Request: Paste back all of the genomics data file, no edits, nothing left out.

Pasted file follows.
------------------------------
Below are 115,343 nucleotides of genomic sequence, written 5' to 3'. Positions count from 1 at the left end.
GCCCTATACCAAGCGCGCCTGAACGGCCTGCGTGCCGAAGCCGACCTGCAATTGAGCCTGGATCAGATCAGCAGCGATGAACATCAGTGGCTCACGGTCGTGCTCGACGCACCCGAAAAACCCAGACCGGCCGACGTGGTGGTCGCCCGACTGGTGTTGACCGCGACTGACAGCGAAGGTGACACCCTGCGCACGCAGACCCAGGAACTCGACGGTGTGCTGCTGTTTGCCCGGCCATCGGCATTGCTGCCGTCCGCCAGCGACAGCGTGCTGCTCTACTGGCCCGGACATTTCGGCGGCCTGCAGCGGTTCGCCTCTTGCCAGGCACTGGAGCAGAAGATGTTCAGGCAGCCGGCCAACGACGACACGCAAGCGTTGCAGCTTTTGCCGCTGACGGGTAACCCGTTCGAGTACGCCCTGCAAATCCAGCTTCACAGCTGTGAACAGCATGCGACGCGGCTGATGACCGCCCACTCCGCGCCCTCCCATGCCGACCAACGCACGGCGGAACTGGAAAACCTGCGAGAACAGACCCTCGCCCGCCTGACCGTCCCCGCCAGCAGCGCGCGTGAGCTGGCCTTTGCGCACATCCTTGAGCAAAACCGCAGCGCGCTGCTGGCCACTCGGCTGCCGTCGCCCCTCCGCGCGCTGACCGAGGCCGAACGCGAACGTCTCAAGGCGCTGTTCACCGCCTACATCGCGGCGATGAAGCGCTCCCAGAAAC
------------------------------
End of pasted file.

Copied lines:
Below are 115,343 nucleotides of genomic sequence, written 5' to 3'. Positions count from 1 at the left end.
GCCCTATACCAAGCGCGCCTGAACGGCCTGCGTGCCGAAGCCGACCTGCAATTGAGCCTGGATCAGATCAGCAGCGATGAACATCAGTGGCTCACGGTCGTGCTCGACGCACCCGAAAAACCCAGACCGGCCGACGTGGTGGTCGCCCGACTGGTGTTGACCGCGACTGACAGCGAAGGTGACACCCTGCGCACGCAGACCCAGGAACTCGACGGTGTGCTGCTGTTTGCCCGGCCATCGGCATTGCTGCCGTCCGCCAGCGACAGCGTGCTGCTCTACTGGCCCGGACATTTCGGCGGCCTGCAGCGGTTCGCCTCTTGCCAGGCACTGGAGCAGAAGATGTTCAGGCAGCCGGCCAACGACGACACGCAAGCGTTGCAGCTTTTGCCGCTGACGGGTAACCCGTTCGAGTACGCCCTGCAAATCCAGCTTCACAGCTGTGAACAGCATGCGACGCGGCTGATGACCGCCCACTCCGCGCCCTCCCATGCCGACCAACGCACGGCGGAACTGGAAAACCTGCGAGAACAGACCCTCGCCCGCCTGACCGTCCCCGCCAGCAGCGCGCGTGAGCTGGCCTTTGCGCACATCCTTGAGCAAAACCGCAGCGCGCTGCTGGCCACTCGGCTGCCGTCGCCCCTCCGCGCGCTGACCGAGGCCGAACGCGAACGTCTCAAGGCGCTGTTCACCGCCTACATCGCGGCGATGAAGCGCTCCCAGAAAC